The image holding element on which an image is formed can be used as a master (negative for printing) for the formation of reproduced images. For example, an image can be reproduced by applying a water-soluble color matter on the whole surface of the image holding body on which an oil-soluble image is formed, then adhering a water-soluble color matter only onto a non-image part via a step of applying a water-soluble color matter, and transferring the water-soluble color matter to another record medium.

The method of the present invention can be carried out continuously by using the device, for example shown in FIG. 7 schematically.

In the apparatus, the opposite electrode 16 is arranged in the inner bottom of the vessel 10 containing dispersion 15. In the dispersion 15, the two rollers 70 and 71 are arranged at intervals, and the two rollers 72 and 73 are arranged in parallel with and upper of the pair of the rollers 70 and 71. The belt-like image holding element 11 is wound the four rollers, so that the element 11 can rotate around. The image holding image 11 has a structure in which photo-conductive materials are laminated on a transparent backing through a transparent electrode. A transfer roller 74 is pressure welded to the one of the upper roller 72, and between which the paper 76 can be carried from the paper role 75. The cleaning brush 77 is contacted with the other of the upper roller 73, and under which the cleaning waste disposal dish 78 is provided. Further, the image-like exposing device 19 is arranged in around center of the belt formed by the image holding element 11 so that the device 19 can irradiate light toward the lower direction.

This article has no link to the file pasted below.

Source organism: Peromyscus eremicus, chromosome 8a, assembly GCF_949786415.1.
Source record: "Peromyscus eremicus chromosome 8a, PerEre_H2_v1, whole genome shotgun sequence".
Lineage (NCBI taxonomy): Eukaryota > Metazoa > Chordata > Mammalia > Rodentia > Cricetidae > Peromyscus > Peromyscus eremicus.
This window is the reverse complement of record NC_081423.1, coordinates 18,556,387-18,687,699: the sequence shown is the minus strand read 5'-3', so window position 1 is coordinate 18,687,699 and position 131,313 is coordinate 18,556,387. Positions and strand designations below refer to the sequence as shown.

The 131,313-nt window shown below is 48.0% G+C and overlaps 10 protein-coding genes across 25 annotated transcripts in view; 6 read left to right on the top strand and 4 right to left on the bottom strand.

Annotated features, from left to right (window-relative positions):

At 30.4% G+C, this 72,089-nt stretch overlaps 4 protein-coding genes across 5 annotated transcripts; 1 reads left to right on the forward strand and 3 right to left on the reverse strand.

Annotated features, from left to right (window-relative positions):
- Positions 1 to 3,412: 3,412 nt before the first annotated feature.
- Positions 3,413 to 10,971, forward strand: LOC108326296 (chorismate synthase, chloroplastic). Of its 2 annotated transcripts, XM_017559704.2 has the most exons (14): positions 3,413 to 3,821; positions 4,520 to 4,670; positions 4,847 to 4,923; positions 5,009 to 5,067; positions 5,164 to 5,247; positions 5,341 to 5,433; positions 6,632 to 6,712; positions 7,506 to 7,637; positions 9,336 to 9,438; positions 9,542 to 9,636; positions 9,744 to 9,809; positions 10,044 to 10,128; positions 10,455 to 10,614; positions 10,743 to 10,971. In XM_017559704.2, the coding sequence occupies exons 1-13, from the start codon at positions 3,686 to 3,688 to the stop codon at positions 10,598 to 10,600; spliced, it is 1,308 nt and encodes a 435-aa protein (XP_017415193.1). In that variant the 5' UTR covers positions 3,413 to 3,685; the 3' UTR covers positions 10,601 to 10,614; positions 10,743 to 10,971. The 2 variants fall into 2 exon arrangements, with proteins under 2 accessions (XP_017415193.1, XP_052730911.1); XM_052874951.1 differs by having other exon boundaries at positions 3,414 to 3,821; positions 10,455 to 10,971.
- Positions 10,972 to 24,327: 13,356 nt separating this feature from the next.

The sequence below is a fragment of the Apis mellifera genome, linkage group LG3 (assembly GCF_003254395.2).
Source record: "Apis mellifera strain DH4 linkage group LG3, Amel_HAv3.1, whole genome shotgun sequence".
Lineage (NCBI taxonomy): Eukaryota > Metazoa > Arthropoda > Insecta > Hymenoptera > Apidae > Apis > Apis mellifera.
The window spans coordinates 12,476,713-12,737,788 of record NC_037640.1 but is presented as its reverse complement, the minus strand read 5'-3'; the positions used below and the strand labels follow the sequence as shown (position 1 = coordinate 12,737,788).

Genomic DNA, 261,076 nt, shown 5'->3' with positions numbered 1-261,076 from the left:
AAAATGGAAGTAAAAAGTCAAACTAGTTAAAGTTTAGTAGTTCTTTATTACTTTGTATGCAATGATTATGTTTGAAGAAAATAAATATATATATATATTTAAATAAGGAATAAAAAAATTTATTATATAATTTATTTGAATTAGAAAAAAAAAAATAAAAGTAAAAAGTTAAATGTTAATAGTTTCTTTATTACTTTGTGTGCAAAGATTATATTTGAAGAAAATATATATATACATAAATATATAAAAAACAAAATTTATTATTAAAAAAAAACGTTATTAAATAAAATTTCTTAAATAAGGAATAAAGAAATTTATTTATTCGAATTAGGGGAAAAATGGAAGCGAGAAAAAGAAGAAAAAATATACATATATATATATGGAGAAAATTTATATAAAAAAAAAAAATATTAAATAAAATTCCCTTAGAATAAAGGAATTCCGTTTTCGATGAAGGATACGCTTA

In the apparatus, when applying voltage between the image holding element 11 and the opposite electrodes 16 by a power source (not shown) with exposing by image-like exposing device 19, an image of the coloring material 13 is formed on the image holding element 11. Then when the image holding element 11 is rotated around, the image is transferred on the paper 76 with the transferring roller 74. Further, the image holding element 11 is rotated around, unnecessary coloring material particles remained on the element holding material 11 are removed by a cleaning brush 77, and the part of the image holding element 11 is returned to the condition which can be provided for the formation of an image again.